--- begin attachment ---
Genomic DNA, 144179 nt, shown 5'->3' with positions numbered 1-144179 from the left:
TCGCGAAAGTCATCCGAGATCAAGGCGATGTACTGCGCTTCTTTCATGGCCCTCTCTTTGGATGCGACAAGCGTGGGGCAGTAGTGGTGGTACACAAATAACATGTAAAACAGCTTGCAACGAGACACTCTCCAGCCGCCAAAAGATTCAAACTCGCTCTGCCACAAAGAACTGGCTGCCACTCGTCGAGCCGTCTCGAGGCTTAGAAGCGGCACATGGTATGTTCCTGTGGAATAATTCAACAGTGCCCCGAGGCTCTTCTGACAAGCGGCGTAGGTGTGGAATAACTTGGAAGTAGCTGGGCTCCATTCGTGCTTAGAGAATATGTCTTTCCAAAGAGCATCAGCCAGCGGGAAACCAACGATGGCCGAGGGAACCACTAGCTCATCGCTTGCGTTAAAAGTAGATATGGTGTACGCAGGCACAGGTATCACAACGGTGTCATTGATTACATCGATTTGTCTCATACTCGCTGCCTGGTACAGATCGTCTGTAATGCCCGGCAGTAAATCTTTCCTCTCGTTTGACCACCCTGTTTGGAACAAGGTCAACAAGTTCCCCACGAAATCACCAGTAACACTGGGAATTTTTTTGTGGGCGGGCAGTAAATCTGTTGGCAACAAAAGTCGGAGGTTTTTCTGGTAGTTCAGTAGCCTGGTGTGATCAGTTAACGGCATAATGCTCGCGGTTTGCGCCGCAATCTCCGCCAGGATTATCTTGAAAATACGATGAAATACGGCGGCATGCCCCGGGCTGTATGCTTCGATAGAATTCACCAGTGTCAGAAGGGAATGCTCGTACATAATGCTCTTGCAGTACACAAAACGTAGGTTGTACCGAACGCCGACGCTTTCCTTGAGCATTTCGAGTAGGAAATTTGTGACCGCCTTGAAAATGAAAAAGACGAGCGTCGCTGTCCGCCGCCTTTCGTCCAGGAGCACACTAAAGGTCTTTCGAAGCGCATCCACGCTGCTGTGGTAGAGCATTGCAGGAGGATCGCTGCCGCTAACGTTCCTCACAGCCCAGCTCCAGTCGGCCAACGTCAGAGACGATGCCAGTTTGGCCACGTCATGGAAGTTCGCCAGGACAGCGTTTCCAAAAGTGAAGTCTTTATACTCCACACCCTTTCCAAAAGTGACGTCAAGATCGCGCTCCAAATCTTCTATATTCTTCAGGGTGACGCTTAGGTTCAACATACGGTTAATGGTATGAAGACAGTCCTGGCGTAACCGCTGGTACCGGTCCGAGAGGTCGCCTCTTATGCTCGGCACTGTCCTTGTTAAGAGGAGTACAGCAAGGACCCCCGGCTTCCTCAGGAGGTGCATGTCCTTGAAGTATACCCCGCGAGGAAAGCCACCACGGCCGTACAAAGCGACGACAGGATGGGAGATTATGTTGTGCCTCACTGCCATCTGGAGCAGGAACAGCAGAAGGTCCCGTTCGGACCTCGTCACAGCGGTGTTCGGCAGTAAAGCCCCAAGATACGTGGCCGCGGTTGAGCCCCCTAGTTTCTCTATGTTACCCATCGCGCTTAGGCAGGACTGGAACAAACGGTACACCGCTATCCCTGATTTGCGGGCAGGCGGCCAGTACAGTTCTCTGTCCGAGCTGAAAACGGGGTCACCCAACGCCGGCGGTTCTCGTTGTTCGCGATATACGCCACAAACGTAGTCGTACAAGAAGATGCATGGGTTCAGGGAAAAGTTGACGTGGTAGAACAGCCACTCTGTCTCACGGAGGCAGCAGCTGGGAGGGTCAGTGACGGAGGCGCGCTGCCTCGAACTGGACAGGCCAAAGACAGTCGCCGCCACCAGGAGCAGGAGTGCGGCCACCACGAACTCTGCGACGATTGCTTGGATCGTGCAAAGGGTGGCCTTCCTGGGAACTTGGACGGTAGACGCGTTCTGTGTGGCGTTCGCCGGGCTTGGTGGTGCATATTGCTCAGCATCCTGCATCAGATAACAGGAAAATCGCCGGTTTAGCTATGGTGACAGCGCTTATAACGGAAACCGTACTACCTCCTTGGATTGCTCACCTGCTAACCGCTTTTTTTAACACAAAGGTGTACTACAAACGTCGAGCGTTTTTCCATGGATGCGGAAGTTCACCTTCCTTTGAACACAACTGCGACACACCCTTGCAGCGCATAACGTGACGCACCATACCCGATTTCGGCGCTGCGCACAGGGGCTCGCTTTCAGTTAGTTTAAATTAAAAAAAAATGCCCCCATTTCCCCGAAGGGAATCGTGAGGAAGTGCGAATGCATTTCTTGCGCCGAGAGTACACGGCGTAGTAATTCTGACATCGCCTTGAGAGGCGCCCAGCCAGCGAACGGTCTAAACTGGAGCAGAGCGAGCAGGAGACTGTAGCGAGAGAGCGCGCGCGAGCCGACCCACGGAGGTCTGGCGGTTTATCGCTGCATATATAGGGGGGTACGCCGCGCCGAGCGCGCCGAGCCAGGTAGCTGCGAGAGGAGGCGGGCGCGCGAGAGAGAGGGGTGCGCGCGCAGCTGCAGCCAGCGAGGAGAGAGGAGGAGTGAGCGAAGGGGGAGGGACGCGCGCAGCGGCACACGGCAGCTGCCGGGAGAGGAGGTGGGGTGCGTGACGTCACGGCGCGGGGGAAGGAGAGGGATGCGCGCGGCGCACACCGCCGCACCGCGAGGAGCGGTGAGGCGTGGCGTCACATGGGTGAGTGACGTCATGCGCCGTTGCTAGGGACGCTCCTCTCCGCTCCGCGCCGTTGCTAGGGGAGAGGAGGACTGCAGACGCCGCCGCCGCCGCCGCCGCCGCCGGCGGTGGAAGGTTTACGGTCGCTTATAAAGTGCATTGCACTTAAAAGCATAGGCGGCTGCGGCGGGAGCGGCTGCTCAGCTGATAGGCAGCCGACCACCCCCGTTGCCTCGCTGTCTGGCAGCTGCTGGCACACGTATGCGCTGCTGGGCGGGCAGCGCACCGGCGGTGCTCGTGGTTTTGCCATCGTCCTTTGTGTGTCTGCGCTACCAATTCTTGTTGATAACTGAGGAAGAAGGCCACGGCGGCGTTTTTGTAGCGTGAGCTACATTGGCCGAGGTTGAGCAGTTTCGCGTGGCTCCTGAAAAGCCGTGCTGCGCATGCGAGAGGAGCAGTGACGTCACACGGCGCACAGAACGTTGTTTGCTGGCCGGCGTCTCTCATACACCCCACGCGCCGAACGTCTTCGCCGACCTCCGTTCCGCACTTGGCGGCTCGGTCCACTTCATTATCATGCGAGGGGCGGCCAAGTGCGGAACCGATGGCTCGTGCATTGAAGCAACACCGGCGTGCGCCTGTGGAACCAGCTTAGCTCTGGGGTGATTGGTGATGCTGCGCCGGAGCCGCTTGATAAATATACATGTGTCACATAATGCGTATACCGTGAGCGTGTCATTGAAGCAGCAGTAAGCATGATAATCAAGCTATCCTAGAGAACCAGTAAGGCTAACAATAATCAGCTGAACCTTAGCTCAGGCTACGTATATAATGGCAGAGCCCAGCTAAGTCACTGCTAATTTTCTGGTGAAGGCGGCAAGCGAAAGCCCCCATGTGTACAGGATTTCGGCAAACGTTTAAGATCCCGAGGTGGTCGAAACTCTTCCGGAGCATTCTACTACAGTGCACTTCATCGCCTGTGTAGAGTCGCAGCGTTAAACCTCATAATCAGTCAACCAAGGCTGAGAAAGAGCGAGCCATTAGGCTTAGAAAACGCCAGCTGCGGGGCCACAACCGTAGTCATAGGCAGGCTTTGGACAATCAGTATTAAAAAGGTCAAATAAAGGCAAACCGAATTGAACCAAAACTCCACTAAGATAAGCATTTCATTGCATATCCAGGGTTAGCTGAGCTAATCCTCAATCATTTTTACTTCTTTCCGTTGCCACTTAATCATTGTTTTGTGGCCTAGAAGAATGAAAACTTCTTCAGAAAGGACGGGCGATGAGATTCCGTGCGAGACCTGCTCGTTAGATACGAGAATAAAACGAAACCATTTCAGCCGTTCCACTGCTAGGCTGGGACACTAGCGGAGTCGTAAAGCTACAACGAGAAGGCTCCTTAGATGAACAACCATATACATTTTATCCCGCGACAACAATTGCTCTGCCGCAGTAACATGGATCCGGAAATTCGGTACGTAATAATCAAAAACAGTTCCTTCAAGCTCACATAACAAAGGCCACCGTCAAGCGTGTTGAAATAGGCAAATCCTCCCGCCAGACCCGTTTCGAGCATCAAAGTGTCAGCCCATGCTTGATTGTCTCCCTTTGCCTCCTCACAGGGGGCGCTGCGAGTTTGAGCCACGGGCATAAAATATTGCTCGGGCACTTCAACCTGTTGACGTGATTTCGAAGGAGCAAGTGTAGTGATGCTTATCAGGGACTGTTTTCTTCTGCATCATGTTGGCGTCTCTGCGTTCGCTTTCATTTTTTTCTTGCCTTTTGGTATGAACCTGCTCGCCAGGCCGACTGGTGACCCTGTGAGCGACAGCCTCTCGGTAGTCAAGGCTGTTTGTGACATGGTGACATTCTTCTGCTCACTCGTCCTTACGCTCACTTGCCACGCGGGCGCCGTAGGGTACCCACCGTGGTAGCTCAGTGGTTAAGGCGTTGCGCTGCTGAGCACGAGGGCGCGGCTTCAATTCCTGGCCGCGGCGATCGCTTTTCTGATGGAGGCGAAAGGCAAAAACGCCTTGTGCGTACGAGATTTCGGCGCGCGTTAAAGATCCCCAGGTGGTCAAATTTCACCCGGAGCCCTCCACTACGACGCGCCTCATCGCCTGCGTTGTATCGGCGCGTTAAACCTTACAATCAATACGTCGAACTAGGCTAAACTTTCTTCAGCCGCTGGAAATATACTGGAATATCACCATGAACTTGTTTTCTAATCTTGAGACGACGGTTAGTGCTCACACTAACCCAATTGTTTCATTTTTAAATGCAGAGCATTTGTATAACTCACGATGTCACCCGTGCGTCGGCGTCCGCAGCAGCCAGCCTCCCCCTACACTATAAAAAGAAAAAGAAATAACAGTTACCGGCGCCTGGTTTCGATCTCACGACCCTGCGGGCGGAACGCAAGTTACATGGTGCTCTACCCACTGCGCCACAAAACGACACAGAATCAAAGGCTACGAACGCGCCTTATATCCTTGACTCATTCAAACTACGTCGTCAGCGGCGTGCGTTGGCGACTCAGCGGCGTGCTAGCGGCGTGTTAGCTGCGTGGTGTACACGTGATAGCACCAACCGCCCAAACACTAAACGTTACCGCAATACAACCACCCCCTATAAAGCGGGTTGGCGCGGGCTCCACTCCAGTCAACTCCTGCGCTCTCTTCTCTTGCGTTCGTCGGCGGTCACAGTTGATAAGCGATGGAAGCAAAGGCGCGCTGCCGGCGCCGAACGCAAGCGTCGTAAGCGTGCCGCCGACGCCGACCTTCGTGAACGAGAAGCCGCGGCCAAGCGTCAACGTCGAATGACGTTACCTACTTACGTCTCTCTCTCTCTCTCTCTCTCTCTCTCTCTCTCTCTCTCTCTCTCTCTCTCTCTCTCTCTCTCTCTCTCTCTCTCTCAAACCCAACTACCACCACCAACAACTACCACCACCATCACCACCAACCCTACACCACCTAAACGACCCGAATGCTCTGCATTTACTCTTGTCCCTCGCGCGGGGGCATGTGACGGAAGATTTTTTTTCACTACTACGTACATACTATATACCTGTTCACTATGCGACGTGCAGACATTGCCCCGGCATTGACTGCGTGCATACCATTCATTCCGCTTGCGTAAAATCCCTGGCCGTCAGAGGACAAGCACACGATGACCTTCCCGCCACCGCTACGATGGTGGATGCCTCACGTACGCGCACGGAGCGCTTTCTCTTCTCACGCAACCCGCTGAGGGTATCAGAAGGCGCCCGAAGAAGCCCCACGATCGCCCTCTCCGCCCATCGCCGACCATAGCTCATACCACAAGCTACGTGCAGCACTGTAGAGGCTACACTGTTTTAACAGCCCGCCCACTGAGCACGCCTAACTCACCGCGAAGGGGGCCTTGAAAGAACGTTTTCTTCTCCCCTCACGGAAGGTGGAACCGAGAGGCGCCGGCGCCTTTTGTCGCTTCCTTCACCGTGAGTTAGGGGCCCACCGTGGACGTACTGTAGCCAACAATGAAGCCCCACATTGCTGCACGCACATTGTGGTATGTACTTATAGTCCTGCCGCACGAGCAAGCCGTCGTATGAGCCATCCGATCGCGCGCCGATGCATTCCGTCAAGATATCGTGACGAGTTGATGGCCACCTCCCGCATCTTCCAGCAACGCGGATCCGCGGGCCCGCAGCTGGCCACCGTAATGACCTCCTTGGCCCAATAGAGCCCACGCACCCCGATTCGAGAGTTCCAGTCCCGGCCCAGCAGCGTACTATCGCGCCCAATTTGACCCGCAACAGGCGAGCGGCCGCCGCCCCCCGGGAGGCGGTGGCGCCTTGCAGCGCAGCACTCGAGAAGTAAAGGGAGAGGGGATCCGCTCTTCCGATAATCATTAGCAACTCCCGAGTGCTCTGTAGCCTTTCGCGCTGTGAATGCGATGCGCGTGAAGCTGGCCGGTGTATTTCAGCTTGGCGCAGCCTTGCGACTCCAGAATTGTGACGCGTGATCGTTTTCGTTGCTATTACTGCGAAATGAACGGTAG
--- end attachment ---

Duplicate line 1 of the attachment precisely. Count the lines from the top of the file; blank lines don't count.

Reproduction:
Genomic DNA, 144179 nt, shown 5'->3' with positions numbered 1-144179 from the left: